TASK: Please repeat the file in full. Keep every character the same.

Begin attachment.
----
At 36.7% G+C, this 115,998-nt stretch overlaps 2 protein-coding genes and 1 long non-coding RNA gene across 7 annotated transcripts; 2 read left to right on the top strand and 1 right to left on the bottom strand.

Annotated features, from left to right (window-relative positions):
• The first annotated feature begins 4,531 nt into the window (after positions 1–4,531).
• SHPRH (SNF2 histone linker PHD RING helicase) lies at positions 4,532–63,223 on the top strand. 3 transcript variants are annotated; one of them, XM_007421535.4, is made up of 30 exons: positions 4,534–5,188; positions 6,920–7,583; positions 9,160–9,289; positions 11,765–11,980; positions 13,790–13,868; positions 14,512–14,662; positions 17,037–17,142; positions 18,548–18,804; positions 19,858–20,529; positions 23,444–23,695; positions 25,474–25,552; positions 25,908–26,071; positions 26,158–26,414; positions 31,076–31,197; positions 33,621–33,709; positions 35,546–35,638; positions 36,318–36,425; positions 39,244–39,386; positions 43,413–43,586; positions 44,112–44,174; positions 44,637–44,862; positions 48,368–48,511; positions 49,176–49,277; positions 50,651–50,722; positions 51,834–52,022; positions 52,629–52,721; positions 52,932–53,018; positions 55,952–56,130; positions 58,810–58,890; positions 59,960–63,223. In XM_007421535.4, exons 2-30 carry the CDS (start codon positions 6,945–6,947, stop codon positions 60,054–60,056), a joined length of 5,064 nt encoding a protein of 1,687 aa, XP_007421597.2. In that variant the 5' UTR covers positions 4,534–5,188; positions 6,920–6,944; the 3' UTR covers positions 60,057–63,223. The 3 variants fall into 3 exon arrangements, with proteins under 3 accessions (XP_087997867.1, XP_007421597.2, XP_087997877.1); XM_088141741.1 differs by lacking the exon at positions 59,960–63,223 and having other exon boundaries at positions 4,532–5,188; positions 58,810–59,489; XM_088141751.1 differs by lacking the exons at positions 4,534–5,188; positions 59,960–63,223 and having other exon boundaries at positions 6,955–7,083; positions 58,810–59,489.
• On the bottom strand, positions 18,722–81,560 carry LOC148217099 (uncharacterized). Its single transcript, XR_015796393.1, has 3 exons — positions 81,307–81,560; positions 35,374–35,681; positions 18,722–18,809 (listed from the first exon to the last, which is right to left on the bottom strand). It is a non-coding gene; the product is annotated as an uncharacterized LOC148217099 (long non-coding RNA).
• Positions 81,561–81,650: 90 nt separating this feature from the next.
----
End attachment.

At 36.7% G+C, this 115,998-nt stretch overlaps 2 protein-coding genes and 1 long non-coding RNA gene across 7 annotated transcripts; 2 read left to right on the top strand and 1 right to left on the bottom strand.

Annotated features, from left to right (window-relative positions):
• The first annotated feature begins 4,531 nt into the window (after positions 1–4,531).
• SHPRH (SNF2 histone linker PHD RING helicase) lies at positions 4,532–63,223 on the top strand. 3 transcript variants are annotated; one of them, XM_007421535.4, is made up of 30 exons: positions 4,534–5,188; positions 6,920–7,583; positions 9,160–9,289; positions 11,765–11,980; positions 13,790–13,868; positions 14,512–14,662; positions 17,037–17,142; positions 18,548–18,804; positions 19,858–20,529; positions 23,444–23,695; positions 25,474–25,552; positions 25,908–26,071; positions 26,158–26,414; positions 31,076–31,197; positions 33,621–33,709; positions 35,546–35,638; positions 36,318–36,425; positions 39,244–39,386; positions 43,413–43,586; positions 44,112–44,174; positions 44,637–44,862; positions 48,368–48,511; positions 49,176–49,277; positions 50,651–50,722; positions 51,834–52,022; positions 52,629–52,721; positions 52,932–53,018; positions 55,952–56,130; positions 58,810–58,890; positions 59,960–63,223. In XM_007421535.4, exons 2-30 carry the CDS (start codon positions 6,945–6,947, stop codon positions 60,054–60,056), a joined length of 5,064 nt encoding a protein of 1,687 aa, XP_007421597.2. In that variant the 5' UTR covers positions 4,534–5,188; positions 6,920–6,944; the 3' UTR covers positions 60,057–63,223. The 3 variants fall into 3 exon arrangements, with proteins under 3 accessions (XP_087997867.1, XP_007421597.2, XP_087997877.1); XM_088141741.1 differs by lacking the exon at positions 59,960–63,223 and having other exon boundaries at positions 4,532–5,188; positions 58,810–59,489; XM_088141751.1 differs by lacking the exons at positions 4,534–5,188; positions 59,960–63,223 and having other exon boundaries at positions 6,955–7,083; positions 58,810–59,489.
• On the bottom strand, positions 18,722–81,560 carry LOC148217099 (uncharacterized). Its single transcript, XR_015796393.1, has 3 exons — positions 81,307–81,560; positions 35,374–35,681; positions 18,722–18,809 (listed from the first exon to the last, which is right to left on the bottom strand). It is a non-coding gene; the product is annotated as an uncharacterized LOC148217099 (long non-coding RNA).
• Positions 81,561–81,650: 90 nt separating this feature from the next.